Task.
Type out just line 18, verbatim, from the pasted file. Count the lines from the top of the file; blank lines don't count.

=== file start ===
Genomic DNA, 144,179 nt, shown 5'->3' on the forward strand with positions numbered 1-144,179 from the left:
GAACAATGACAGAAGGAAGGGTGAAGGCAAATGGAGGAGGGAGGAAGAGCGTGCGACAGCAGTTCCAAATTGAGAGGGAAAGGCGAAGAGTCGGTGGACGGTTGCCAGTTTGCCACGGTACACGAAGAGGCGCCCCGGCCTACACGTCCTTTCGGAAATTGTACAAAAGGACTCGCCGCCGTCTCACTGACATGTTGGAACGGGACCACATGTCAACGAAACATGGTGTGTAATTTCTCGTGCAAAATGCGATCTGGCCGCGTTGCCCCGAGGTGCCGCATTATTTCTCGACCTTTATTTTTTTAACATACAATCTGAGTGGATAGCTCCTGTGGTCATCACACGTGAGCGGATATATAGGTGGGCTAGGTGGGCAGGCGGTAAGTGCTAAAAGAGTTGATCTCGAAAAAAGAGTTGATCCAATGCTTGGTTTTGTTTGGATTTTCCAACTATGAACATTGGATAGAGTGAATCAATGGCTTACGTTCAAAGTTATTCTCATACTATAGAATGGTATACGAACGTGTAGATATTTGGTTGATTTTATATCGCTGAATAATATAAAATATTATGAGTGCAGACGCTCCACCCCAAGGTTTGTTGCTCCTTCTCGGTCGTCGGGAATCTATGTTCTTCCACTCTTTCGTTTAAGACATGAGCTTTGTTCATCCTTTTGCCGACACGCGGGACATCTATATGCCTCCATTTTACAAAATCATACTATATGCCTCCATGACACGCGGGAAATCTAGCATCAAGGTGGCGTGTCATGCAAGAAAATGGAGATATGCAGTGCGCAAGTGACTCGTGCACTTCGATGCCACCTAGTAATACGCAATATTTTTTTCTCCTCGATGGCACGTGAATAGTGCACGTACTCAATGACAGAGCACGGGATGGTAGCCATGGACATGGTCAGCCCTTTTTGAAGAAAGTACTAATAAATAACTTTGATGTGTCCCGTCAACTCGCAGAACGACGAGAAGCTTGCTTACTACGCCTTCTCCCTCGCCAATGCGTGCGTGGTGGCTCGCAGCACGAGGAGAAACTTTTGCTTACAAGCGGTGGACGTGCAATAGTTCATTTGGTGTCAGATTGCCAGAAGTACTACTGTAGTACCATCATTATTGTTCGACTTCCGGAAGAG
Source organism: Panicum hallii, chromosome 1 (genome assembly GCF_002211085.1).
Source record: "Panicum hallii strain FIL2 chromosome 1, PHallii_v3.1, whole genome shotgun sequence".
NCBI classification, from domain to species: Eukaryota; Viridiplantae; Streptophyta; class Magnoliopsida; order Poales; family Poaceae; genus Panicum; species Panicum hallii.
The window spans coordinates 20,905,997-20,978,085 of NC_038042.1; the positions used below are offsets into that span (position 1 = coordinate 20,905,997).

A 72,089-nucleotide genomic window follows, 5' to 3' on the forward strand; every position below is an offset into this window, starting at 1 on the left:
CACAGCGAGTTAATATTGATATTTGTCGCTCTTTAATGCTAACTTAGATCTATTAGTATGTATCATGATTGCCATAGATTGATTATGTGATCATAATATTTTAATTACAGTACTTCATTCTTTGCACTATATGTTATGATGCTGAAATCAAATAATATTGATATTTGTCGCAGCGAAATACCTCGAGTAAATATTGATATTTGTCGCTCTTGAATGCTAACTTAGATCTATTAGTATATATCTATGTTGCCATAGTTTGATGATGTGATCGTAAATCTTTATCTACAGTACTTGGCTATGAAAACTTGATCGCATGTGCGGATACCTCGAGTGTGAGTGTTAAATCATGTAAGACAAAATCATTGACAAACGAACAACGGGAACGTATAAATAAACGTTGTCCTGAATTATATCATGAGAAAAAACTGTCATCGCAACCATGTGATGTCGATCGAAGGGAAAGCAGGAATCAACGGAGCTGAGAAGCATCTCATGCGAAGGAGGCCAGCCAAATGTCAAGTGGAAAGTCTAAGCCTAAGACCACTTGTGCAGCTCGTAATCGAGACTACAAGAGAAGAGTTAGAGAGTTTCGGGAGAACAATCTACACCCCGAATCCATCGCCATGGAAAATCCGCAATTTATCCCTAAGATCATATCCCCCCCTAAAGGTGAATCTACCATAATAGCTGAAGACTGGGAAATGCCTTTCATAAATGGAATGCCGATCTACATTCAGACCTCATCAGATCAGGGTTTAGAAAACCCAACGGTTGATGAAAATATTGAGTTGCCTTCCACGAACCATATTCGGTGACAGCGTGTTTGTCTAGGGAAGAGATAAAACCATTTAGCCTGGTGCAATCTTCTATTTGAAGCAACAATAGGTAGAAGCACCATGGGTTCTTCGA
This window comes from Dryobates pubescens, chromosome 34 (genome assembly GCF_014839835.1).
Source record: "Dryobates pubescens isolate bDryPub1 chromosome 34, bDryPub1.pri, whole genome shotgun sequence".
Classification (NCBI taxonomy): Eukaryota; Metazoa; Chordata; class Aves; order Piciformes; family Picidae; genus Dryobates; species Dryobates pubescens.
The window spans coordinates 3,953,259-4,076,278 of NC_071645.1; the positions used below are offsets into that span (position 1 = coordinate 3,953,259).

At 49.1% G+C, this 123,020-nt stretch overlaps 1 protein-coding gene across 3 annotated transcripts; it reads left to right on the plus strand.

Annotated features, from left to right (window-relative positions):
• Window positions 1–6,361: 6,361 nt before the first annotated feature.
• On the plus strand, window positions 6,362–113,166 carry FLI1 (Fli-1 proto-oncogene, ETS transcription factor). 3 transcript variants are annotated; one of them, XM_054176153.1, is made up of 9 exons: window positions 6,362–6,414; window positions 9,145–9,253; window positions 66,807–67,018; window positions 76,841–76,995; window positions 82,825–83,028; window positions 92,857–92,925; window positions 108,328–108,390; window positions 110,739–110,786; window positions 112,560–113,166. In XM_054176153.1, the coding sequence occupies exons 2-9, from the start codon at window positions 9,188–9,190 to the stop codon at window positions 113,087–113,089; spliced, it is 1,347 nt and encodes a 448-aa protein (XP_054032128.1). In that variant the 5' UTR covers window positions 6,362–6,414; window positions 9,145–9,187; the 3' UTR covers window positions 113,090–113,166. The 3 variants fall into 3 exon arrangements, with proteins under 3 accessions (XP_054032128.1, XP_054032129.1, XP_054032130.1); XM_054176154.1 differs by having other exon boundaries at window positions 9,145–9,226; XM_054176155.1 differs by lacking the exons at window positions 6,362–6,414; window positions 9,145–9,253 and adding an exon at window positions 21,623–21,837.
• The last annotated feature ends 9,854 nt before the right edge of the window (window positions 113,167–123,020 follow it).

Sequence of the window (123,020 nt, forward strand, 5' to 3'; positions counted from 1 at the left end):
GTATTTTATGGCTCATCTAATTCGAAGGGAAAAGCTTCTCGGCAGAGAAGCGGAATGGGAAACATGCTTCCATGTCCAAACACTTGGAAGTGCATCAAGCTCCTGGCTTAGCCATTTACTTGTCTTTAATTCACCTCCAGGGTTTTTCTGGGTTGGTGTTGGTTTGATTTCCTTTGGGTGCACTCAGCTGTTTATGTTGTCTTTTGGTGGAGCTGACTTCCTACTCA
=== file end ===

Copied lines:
Sequence of the window (123,020 nt, forward strand, 5' to 3'; positions counted from 1 at the left end):